While we question why scores of protestors did not swarm the streets against Malala Yousufzai’s shooting the way they did against a low-budget, crude anti-Islam video just a few weeks back, we forget that we, ourselves, are victims of fear. We condemn Taliban practices in harsh terms and lament the current state of affairs, all from the comfort of a Facebook status, a tweet, a blog or a living room discussion. Malala Yousufzai is mature beyond her years and courageous beyond her knowledge, becoming in effect, an icon of courage and hope for millions of young Pakistanis. Contrary to numerous opinions, I admit with shame and regret that we are all NOT Malala. We are not as brave and courageous as a 14-year-old girl, who fearlessly chronicled her desires to attain an education in one of the most dangerous parts of the country in some of the worst times it has seen, and took two bullets for it. We are paralysed by fear in a society that gives us little protection and no assurances. Girls like Malala put us to shame.
Protestors are stronger when they are large in number. Mobs possess the strength to dismiss fear and generate confidence, whether for good or bad and in doing so, affect attitudes and perceptions. Anyone who has run a social activism campaign will attest that support readily flows through electronic channels but street power against a dangerous enemy is rare to find and fear is a valid excuse.
Another reason why extremists are able to conduct brutal attacks is because they are emboldened and directed through a clear and cohesive ideology. Their purpose, though heinous, is similar and in this aim they are united. We, on the other hand, remain divided, fragmented and victims of an existential crisis.
Finally, and perhaps most importantly, is the lack of a support base. It is unfortunate to live in a society where young girls have to fight for their basic rights but it is more unfortunate that state forces can offer little support and security for those who do. In a country where a teenager is more able and willing to challenge radical ideology rather than the government or the army, Pakistan is in serious trouble. Education is the key to changing attitudes and fostering reason; it is even more critical in a country that spends only 2.7 per cent of its GDP on education and where barely 26 per cent of girls and 12 per cent of women are literate. UNESCO statistics on the literacy rate in Khyber-Pakhtunkhwa and Balochistan lies between alarming rates of three to eight per cent.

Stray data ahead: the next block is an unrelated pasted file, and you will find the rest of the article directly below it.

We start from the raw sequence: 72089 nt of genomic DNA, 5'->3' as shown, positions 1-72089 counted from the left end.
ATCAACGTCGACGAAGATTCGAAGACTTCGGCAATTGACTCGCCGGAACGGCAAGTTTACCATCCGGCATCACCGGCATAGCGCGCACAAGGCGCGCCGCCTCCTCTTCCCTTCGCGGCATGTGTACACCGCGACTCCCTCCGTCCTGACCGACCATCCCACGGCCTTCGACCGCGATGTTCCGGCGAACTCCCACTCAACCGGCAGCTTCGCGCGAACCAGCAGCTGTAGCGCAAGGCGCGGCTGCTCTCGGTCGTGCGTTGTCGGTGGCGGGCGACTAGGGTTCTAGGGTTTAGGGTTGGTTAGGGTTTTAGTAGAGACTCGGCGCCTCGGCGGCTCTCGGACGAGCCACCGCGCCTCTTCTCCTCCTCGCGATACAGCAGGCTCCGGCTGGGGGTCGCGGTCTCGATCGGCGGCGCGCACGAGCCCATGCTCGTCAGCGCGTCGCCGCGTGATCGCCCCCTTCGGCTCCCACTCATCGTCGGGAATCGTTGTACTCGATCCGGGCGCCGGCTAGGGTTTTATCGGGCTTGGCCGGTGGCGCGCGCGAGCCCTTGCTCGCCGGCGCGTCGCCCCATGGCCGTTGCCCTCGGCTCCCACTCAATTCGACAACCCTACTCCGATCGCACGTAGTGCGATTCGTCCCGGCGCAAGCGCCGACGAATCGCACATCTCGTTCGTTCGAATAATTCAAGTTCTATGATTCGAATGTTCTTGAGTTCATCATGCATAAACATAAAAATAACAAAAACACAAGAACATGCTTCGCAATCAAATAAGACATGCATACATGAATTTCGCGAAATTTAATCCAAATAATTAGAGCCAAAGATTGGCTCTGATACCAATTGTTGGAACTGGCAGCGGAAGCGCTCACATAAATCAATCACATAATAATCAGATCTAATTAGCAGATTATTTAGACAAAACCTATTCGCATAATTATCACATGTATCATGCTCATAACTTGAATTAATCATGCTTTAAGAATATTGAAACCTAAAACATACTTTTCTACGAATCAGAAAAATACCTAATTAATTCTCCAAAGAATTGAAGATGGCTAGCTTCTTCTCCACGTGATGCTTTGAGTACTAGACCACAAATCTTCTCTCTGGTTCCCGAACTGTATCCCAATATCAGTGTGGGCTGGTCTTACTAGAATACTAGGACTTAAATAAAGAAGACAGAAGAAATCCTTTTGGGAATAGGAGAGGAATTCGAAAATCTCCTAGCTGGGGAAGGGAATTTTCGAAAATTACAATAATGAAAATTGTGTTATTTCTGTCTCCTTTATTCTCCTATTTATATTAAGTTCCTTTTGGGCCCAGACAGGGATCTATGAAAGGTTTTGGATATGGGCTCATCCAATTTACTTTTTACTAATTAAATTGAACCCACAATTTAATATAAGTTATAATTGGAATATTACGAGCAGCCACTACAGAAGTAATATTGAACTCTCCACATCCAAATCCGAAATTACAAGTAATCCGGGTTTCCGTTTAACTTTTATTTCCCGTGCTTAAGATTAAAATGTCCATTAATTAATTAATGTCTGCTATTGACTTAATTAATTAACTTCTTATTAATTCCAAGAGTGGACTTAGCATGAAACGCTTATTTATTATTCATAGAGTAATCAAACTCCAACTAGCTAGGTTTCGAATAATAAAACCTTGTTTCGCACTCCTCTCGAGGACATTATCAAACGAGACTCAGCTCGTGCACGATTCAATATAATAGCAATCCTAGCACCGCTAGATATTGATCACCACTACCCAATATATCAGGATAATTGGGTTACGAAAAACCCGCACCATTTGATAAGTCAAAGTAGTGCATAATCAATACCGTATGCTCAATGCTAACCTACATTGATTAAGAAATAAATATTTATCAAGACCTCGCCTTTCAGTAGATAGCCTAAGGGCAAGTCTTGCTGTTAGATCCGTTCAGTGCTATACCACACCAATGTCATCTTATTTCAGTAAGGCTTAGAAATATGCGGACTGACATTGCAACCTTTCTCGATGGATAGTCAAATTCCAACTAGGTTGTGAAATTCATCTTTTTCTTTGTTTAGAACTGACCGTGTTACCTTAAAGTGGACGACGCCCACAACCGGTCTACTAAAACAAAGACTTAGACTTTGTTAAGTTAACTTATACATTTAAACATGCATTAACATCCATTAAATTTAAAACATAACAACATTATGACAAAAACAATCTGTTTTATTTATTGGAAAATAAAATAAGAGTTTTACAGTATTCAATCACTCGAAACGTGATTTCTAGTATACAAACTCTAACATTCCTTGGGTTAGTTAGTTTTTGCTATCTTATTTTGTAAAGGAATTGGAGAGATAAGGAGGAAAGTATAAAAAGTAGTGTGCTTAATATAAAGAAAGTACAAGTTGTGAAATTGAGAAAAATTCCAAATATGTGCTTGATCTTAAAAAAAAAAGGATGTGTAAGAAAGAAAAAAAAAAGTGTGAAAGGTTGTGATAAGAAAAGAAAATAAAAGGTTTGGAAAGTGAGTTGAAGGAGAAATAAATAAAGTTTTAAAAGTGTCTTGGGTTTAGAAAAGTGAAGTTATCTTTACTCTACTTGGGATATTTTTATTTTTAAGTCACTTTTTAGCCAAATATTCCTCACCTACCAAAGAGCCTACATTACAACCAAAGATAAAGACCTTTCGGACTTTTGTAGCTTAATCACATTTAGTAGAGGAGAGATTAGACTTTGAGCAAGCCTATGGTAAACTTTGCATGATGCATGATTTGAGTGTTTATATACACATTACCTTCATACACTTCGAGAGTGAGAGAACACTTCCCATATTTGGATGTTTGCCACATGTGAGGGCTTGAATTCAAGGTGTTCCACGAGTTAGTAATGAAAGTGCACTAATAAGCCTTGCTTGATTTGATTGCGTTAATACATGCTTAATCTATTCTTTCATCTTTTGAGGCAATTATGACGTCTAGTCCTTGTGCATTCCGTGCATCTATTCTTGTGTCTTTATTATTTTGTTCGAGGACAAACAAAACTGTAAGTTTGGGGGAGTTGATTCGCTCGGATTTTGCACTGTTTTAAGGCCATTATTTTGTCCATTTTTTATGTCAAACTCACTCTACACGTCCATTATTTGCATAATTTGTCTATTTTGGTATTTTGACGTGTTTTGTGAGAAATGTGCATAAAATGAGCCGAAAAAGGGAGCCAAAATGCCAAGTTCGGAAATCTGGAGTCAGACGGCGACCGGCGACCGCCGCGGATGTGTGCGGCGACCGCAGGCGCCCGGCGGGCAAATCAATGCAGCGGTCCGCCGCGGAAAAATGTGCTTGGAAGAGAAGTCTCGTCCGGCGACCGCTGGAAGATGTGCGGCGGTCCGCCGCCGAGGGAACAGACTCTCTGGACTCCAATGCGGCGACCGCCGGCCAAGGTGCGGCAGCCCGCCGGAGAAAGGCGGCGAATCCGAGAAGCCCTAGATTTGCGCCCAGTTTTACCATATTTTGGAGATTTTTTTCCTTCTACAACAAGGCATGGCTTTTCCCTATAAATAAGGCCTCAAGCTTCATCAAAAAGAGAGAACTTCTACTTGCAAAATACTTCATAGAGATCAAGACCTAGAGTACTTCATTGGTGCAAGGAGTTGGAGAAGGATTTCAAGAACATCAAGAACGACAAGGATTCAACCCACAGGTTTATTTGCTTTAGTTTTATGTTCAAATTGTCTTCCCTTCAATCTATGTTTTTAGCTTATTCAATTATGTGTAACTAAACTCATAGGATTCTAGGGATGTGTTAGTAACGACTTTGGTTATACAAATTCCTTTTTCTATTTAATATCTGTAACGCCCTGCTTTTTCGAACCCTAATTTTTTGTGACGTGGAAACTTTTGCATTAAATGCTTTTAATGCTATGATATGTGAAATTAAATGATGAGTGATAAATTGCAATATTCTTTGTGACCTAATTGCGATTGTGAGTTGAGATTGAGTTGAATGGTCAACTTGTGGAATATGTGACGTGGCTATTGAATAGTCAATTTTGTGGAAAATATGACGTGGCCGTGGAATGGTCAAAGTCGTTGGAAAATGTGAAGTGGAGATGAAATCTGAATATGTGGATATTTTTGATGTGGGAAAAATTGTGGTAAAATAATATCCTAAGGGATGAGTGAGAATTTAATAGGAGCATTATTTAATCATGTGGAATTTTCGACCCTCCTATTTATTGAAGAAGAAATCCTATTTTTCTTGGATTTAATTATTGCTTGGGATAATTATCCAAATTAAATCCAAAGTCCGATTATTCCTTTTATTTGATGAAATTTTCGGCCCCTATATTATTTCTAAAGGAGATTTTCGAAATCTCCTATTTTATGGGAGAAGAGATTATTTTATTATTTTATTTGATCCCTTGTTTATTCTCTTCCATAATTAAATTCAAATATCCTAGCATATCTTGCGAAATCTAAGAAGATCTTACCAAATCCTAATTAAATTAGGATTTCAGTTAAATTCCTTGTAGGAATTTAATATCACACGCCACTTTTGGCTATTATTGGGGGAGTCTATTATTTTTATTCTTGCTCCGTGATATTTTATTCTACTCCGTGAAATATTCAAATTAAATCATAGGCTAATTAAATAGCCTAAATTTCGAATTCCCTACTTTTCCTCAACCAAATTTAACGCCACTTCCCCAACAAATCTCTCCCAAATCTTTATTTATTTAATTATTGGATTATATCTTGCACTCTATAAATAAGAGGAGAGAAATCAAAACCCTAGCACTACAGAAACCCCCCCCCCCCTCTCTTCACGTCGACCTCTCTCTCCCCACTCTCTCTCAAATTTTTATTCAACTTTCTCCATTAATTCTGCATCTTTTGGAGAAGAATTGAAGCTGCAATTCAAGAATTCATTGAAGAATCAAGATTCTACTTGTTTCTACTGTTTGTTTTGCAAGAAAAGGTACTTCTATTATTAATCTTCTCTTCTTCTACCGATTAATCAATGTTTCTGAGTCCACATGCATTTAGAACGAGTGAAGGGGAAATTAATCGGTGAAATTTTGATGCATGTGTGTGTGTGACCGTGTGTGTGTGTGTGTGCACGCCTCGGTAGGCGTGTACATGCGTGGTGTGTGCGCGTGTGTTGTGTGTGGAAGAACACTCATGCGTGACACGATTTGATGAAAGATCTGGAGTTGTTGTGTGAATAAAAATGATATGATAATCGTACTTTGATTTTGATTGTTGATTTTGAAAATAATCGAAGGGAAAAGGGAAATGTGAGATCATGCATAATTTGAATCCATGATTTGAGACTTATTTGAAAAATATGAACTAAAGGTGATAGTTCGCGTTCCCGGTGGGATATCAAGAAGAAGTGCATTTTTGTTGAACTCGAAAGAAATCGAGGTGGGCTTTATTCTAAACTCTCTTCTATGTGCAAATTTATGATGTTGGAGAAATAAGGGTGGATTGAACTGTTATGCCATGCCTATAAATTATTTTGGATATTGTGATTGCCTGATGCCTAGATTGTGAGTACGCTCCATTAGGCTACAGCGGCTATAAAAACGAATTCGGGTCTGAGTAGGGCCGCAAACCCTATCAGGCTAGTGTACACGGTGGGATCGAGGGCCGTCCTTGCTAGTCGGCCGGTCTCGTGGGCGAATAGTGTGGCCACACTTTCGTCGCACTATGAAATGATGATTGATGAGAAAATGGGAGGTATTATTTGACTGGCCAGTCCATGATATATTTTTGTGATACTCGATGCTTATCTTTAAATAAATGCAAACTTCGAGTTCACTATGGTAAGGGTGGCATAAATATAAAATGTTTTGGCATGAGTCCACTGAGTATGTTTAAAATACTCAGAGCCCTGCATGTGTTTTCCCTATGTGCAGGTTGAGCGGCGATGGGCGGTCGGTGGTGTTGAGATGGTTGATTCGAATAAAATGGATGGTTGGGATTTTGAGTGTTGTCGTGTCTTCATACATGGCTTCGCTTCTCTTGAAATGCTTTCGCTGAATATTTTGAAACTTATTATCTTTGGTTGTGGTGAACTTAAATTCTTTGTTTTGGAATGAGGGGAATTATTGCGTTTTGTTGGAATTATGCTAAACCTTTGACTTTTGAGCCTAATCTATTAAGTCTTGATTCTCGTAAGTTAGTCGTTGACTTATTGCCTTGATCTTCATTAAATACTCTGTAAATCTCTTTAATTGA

Malala’s case was not about drone attacks but rather about a rigid ideology, driven by power hungry fringe groups, desperately attempting to infiltrate Pakistan’s social fabric, proving that negotiations with the Taliban are not a realistic solution. Pakistan will have to brace itself for painful times if the enemy is truly to be stamped out in the long run. State forces will have to undoubtedly combine, diplomatically and militarily, to weed out the enemy in a consistent and committed manner. For our part, we will not only have to draw inspiration from a remarkable teenager, but also hope that more like Malala are born every day.
The heinous attack on her has already triggered much outcry and the fight for girls’ education must continue. In a country that hits a new low almost every day, we mustn’t let Malala’s struggle be forgotten and replaced as quickly as newspaper headlines. Let’s not fool ourselves into believing that we are as courageous as Malala but hope that one day, we can get there. We owe it to her to do so.
Published in The Express Tribune, October 15th, 2012.